Perhaps the most famous lines of the play, spoken by Segismundo, are:
Calderón was born in 1600, thirteen years after the defeat of the Spanish Armada, which signaled the beginning of the decline of the Spanish Empire. This meteoric rise to world domination had begun in 1469 with the marriage of Ferdinand and Isabela (both 17 years old), who against all odds managed to unite Spain into a single kingdom. In 1492 they drove the Moors from Granada, established the Inquisition, and sent Columbus to the New World.
King Phillip IV ascended to the throne in 1621. Perhaps sensing the decline, he created Spain’s most enduring legacy by channelling huge resources into the arts, particularly theater, which resulted in the Golden Age of Spain. Calderón was Philip IV’s personal theater impresario, and, rising to the challenge, wrote some of the world’s greatest masterpieces.
I’ve had a long relationship with the play. I played the clown figure Clarín in a 1971 Theater of All Possibilities production, directed by Kathelin Hoffman, whose translation we are using. I also played Clotaldo (the prime minister figure) in Teatro Nuevo Mexico’s inaugural 2003 production of Carlos Rivera’s adaptation of the play entitled Sueño. I have a file with seven different translations. It’s a play I hope to return to many times, and I appreciate producer Nat Eek providing an opportunity to direct a staged reading, as well as his confidence in my ability as a director.
I have worked with most of the cast on many productions, as far back as 1997. It is quite rewarding to watch as they come to grips with the rich poetic language, the classical style, and the complex ideas. We are working to make sure the actors fully comprehend the play, so that the audience will as well.
Calderón was a very devout Catholic, and his plays- both secular and religious-- are allegorical, reflecting the struggle of man to find, consciously or unconsciously, his proper place in the hierarchical structure of God’s universe. Free will and fate or predestination are major forces which push and pull one in or out of alignment with this world order. Segismundo is in animal skins and chains in the beginning of the play, representing man in his natural state. Through bizarre situations (life is bizarre), he comes to realize that one can never know for sure if one is awake or dreaming. He comes to realize the proper strategy for dealing with this uncertainty is to act well (obrar bien) in all circumstances. To act well, even in dreams, is to be more or less in one’s proper place in harmony with the universe.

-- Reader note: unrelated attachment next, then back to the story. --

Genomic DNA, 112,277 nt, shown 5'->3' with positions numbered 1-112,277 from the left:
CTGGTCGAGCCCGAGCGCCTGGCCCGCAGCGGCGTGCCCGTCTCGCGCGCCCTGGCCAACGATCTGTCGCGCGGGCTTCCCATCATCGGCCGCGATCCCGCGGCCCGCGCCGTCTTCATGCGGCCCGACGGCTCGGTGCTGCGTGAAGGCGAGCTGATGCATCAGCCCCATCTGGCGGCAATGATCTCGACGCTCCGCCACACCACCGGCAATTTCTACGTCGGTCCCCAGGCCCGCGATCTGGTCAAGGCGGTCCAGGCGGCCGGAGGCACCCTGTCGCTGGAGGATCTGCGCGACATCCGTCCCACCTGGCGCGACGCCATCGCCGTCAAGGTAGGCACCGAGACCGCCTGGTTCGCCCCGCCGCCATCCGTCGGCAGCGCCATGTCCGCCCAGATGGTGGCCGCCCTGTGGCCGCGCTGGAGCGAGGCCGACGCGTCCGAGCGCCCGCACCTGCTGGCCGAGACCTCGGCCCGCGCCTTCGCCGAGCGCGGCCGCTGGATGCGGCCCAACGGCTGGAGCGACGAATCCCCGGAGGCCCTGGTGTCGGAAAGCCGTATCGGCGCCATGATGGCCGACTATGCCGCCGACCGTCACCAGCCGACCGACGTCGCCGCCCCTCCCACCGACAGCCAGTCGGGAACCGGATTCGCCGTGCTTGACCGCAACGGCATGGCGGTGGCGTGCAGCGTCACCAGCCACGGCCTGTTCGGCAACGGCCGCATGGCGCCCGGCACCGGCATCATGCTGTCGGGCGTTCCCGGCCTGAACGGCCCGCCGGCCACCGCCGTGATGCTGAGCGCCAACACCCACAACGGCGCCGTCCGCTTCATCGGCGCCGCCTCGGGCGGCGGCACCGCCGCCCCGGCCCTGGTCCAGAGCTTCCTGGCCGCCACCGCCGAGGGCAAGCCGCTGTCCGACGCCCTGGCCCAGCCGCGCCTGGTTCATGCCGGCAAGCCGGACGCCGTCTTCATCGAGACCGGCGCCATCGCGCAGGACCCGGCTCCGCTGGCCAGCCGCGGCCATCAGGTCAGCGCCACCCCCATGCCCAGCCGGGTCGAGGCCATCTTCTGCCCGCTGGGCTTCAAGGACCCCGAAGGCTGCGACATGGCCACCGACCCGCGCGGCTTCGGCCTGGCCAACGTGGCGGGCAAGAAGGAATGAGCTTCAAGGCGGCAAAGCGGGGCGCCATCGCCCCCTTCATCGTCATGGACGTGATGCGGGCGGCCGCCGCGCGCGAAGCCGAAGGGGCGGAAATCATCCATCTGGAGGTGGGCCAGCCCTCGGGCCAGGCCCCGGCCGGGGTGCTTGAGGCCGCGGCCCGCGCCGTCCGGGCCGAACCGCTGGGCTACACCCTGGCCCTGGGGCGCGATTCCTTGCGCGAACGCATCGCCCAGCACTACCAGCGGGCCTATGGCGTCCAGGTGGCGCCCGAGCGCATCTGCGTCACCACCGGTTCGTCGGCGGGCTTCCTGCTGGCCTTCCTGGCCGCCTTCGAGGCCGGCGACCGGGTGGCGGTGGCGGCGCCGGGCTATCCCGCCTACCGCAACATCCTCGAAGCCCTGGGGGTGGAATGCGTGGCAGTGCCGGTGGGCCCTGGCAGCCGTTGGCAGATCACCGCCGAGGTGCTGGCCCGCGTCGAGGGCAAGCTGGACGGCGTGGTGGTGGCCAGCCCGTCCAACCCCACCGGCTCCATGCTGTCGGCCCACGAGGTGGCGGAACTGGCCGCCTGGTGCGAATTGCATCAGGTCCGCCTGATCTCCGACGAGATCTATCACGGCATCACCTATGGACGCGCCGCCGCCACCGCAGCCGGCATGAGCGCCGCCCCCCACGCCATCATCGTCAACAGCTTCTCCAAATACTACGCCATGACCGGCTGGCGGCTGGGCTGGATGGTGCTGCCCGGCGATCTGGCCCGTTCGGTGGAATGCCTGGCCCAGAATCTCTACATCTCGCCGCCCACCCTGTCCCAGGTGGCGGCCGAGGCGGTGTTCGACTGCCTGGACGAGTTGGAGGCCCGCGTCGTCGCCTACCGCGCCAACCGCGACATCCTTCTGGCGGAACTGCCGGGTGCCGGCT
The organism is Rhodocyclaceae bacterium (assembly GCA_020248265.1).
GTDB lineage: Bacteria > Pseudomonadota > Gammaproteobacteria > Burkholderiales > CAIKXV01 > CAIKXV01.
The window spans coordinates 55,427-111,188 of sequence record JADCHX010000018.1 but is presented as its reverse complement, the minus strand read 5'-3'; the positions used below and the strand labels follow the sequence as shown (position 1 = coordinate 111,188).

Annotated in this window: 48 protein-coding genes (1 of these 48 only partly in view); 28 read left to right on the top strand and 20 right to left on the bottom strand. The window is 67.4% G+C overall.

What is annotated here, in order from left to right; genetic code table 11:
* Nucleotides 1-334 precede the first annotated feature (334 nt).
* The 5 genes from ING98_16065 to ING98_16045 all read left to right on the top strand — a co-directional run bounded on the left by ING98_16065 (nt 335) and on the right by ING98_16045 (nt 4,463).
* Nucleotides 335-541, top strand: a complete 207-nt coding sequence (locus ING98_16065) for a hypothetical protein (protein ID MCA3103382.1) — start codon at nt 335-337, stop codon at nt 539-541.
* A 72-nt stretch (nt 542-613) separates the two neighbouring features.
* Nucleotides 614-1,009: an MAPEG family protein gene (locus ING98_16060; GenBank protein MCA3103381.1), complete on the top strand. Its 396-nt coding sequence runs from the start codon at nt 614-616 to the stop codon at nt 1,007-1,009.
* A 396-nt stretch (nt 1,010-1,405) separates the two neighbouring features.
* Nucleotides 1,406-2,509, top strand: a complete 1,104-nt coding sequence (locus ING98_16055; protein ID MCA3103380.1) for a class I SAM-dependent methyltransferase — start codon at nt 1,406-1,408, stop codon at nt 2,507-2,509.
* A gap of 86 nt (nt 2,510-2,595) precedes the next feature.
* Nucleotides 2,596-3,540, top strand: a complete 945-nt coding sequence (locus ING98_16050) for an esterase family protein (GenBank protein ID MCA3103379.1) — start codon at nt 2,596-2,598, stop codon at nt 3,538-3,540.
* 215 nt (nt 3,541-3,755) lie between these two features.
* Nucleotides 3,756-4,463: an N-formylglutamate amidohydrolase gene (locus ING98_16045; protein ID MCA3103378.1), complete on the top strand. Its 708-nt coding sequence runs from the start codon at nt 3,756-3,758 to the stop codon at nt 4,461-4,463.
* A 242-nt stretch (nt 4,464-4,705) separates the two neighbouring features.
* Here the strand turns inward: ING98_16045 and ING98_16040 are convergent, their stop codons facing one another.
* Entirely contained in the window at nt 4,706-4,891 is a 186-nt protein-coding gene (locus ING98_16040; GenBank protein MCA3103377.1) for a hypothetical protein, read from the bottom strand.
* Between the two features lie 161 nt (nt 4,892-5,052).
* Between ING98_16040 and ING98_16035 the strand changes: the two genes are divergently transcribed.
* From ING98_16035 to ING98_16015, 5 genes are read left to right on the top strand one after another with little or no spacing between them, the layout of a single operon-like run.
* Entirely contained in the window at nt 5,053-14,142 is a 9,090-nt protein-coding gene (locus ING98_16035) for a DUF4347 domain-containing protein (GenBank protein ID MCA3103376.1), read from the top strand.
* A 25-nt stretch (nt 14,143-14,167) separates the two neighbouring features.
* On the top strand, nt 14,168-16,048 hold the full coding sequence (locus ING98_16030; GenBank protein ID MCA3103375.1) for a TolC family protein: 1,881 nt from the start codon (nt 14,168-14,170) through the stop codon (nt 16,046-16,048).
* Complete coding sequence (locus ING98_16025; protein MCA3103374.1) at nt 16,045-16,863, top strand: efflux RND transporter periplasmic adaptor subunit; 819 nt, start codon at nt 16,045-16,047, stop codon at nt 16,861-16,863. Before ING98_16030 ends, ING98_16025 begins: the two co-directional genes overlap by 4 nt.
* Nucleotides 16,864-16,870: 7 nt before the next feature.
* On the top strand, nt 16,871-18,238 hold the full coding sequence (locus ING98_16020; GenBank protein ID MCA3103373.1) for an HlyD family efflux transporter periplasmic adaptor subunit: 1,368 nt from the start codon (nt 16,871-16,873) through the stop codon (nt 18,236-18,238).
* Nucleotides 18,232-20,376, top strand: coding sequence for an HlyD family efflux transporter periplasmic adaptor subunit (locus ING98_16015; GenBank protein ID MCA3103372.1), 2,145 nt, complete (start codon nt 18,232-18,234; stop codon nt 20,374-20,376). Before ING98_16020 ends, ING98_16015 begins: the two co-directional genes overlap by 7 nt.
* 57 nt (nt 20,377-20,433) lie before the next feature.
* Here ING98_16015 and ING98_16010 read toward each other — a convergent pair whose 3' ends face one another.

The question of harmony-- everything in its rightful place-- is the basis for the Spanish concept of honor, which was a national obsession in Calderón’s day. The quest for honor is the major plot-line of his plays. Because honor-- narrowly interpreted and codified-- often demands extreme action, such as “honor killings” (still prevalent in many cultures today), it can seem alien to our modern sensibilities. Perhaps a close modern equivalent would be integrity. But integrity is also often in short supply.
Calderón may have based the plot on the legend of Baarlam and Josephat, a Christian version of the story of Gautama Buddha. The Latin name Josaphat possibly derives from the Greek and Persian derivations of the Sanskrit word Boddhisatva. According to the legend, King Abenner of India, fearful that his son Josephat would convert to Christianity as predicted by astrologers, imprisons him in isolation. The hermit Barlaam discovers and befriends the prince, and converts him to Christianity. Josaphat upholds his new faith in the face of his father’s wrath. Abenner eventually relents, abdicates the throne, and becomes a hermit. Josaphat later abdicates as well, and joins his teacher Barlaam in seclusion. The legend dates from the 4th century A.D.